• If you don't understand your child's math assignments, engage in frequent communication with his or her teacher.

    • If your child is experiencing problems in math, contact the teacher to learn whether he or she is working at grade level and what can be done at home to help improve academic progress.

    • Request that your child's teacher schedule after-school math tutoring sessions if your child really needs help.

    • Advocate with the principal for the use of research-based peer tutoring programs for math. These tutoring programs have proven results, and students really enjoy them.

    • Use household chores as opportunities for reinforcing math learning such as cooking and repair activities.

    • Try to be aware of how your child is being taught math, and don't teach strategies and shortcuts that conflict with the approach the teacher is using. Check in with the teacher and ask what you can do to help. Ask the teacher about online resources that you can use with your child at home.

    • At the beginning of the year, ask your child's teacher for a list of suggestions that will enable you to help your child with math homework.

    On January 8, 2002, President George W. Bush signed into law the No Child Left Behind Act of 2001. This new law represents his education reform plan and contains the most sweeping changes to the Elementary and Secondary Education Act since it was enacted in 1965. It changes the federal role in education by asking America's schools to describe their success in terms of what each student accomplishes. The act contains the president's four basic education reform principles:

    • Stronger accountability for results;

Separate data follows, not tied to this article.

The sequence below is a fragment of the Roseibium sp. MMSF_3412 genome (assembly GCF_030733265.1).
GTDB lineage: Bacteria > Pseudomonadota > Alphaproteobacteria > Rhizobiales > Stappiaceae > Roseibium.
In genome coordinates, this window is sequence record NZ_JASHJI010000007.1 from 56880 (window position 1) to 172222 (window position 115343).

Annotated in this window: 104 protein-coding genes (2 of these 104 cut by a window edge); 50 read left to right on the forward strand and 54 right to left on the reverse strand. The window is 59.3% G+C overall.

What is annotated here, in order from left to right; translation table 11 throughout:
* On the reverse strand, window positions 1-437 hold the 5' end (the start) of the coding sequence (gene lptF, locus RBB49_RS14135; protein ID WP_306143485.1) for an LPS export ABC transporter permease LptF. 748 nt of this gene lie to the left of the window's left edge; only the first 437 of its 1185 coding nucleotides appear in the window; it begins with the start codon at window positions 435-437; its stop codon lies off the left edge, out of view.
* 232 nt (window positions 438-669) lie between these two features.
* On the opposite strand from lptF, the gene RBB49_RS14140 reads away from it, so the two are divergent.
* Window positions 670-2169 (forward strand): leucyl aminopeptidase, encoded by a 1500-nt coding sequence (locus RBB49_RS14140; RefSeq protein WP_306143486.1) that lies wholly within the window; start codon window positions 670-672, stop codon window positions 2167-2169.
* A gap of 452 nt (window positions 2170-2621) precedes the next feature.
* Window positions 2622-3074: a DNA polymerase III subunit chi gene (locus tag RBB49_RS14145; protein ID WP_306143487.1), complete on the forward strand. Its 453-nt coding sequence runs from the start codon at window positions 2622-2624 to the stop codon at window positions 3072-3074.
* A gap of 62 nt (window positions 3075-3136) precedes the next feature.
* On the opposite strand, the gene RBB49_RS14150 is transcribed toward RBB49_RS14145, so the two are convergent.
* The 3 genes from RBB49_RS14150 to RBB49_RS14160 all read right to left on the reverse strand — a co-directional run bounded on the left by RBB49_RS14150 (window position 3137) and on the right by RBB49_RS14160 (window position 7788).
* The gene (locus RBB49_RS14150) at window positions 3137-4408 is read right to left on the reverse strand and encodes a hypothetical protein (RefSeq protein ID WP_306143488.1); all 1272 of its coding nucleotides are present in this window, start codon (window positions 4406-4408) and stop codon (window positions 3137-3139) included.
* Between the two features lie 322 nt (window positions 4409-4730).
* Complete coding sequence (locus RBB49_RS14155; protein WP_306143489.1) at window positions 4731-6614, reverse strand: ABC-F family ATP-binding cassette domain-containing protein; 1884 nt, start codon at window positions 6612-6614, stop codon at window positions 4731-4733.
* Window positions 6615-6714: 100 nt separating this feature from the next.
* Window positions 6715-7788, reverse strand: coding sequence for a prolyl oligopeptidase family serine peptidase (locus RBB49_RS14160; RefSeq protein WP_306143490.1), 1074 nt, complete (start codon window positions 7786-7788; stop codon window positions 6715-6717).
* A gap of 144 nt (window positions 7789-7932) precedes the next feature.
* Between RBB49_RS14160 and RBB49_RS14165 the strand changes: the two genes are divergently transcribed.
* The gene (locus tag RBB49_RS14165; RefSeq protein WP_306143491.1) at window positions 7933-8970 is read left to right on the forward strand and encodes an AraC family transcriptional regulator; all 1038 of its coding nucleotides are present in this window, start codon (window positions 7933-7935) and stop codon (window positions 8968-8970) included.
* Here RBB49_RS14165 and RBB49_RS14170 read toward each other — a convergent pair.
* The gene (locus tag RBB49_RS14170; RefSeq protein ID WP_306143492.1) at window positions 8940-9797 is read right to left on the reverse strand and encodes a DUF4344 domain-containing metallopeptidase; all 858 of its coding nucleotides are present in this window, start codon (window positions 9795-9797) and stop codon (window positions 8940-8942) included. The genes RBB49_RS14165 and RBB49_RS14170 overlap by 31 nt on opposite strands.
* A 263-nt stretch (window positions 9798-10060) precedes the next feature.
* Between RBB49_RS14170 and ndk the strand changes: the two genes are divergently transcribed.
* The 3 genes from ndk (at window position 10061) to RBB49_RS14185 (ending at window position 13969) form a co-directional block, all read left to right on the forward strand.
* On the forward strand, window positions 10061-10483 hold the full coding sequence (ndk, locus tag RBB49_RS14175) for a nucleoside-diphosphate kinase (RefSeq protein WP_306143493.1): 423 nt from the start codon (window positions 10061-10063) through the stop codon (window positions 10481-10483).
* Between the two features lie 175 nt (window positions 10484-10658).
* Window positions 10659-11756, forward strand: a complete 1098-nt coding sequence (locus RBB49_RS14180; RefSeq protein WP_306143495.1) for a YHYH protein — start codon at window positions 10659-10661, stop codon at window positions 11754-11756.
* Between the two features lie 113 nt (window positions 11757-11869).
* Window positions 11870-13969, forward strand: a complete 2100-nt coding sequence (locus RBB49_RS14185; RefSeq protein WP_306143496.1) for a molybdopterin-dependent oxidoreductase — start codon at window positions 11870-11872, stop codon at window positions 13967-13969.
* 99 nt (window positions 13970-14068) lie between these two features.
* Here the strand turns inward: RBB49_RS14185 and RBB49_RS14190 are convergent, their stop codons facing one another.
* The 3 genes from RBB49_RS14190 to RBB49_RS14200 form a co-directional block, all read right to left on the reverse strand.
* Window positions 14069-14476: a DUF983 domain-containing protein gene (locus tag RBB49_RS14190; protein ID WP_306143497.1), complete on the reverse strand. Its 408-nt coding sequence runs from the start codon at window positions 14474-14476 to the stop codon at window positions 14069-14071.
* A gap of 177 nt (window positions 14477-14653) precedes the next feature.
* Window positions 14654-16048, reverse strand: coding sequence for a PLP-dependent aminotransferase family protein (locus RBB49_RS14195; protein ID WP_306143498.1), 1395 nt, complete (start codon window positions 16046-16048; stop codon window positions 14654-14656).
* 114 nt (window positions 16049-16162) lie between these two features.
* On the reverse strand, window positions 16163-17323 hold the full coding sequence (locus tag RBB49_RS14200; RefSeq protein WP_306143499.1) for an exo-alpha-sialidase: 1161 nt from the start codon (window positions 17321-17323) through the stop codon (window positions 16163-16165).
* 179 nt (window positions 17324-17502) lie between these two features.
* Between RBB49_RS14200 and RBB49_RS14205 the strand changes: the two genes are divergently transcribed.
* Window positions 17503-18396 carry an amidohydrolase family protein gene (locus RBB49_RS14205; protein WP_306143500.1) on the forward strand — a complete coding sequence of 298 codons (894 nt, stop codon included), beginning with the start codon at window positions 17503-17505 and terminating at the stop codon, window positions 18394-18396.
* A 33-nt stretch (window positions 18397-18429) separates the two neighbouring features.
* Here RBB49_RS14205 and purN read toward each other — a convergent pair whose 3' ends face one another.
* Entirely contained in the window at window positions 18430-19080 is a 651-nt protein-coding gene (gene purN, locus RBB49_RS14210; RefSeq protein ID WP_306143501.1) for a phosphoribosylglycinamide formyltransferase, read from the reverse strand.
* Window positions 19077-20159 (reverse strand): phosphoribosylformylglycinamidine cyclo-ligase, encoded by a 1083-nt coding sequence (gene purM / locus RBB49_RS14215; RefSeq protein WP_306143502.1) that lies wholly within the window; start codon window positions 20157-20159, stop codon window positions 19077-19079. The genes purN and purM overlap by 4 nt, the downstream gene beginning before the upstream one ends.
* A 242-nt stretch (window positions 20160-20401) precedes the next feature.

• Local control and flexibility;
    • Expanded options for parents; and
    • An emphasis on effective and proven teaching methods.

    In sum, this law—in partnership with parents, communities, school leadership and classroom teachers—seeks to ensure that every child in America receives a great education and that no child is left behind.

    For more information about No Child Left Behind, or to sign up for The Achiever newsletter full of announcements, events and news, visit www.NoChildLeftBehind.gov. For questions about the U.S. Department of Education and its programs, call 1-800-USA-LEARN.

    We wish to acknowledge the following U.S. Department of Education staff who were instrumental in developing and producing these materials.

    Office of General Counsel
    Philip Rosenfelt

    Office of Intergovernmental and Interagency Affairs
    John McGrath, Senior Director, Community Services and Educational Partnerships, Menahem Herman, Director, Educational Partnerships and Family Involvement Unit, Linda Bugg, Linda Cuffey, Carrie Jasper, Elliot Smalley and Amy Short, Staff, Educational Partnerships and Family Involvement.

    Office of Public Affairs
    Jacquelyn Zimmermann